Traditional wisdom: Protecting relationships with wilderness as a cultural landscape

Alan Watson, Roian Matt, Katie Knotek, Daniel R. Williams, Laurie Yung

Research output: Contribution to journalArticlepeer-review

16 Scopus citations


Interviews of tribal and nontribal residents of the Flathead Indian Reservation in Montana, U.S., were conducted to contrast the meanings that different cultures attach to the Mission Mountains Tribal Wilderness. Legislation that created a national system of wilderness areas (in 1964 and still growing) was conceived, supported, and enacted by a fairly distinct social group generally residing in urban areas and schooled in modern civilization's scientific model and relationship with nature. The places this legislation protects, however, provide many other poorly recognized and little understood meanings to other parts of society. There is a link between indigenous people and nature that is not described well in this legislation or management policy in most places. The Wilderness Act suggests that these protected areas should be untrammeled, or unmanipulated, unfettered, when in fact it is common knowledge that, for most areas in North America, indigenous people have intervened, with respect, for generations. The Mission Mountains Tribal Wilderness in Montana, though not part of the National Wilderness Preservation System, was designated to protect many of these same values but also extend to protect important cultural meanings assigned to this wild landscape. Protecting the relationship between indigenous people and relatively intact, complex systems, which we commonly refer to as wilderness in North America, can be an important contributor to sustainability of the landscape and cultural heritage.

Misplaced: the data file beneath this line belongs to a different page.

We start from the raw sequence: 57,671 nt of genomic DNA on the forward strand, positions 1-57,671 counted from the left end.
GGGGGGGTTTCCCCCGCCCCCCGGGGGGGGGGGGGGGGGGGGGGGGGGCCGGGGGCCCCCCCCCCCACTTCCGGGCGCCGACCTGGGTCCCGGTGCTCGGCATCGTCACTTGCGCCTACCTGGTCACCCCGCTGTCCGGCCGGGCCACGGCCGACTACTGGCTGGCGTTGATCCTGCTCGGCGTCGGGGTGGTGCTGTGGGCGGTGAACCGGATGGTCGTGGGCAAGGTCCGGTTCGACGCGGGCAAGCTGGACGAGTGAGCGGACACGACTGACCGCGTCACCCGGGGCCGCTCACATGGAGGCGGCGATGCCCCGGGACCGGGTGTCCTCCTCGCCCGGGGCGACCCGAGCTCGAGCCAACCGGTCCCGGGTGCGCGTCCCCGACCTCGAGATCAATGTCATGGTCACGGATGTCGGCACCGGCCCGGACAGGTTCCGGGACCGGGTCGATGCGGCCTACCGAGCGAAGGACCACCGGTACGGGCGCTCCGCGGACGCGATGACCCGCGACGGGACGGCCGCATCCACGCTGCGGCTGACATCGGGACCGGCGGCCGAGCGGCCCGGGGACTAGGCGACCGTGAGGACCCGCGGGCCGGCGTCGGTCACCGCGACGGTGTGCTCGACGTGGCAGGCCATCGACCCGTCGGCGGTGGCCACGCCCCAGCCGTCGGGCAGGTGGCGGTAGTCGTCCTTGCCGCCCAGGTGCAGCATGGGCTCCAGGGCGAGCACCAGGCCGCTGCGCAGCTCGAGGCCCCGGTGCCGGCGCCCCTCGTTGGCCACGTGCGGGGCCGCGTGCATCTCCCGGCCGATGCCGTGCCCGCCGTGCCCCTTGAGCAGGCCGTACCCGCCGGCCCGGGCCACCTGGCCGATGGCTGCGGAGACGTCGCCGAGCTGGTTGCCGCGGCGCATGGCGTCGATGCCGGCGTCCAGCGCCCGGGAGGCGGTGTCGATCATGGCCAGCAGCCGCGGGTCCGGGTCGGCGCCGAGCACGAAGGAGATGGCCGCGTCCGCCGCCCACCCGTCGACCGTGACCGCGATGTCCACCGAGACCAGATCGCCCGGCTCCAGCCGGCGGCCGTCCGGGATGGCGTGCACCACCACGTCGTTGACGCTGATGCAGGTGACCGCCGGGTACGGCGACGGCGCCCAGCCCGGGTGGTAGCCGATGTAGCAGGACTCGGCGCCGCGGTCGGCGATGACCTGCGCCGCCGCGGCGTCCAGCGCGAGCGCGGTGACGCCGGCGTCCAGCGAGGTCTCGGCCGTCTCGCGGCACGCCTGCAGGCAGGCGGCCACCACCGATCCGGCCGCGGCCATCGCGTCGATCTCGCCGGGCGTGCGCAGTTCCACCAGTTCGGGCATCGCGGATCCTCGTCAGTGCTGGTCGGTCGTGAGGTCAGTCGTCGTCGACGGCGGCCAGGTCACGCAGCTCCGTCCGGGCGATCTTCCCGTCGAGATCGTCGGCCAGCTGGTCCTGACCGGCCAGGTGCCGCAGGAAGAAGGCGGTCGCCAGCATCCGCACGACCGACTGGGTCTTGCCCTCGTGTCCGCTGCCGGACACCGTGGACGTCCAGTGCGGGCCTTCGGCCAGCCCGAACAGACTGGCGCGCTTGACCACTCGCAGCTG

Original languageEnglish
JournalEcology and Society
Issue number1
StatePublished - 2011


  • Cultural resources
  • Landscape meanings
  • Protected area
  • Public involvement
  • Tribal land management


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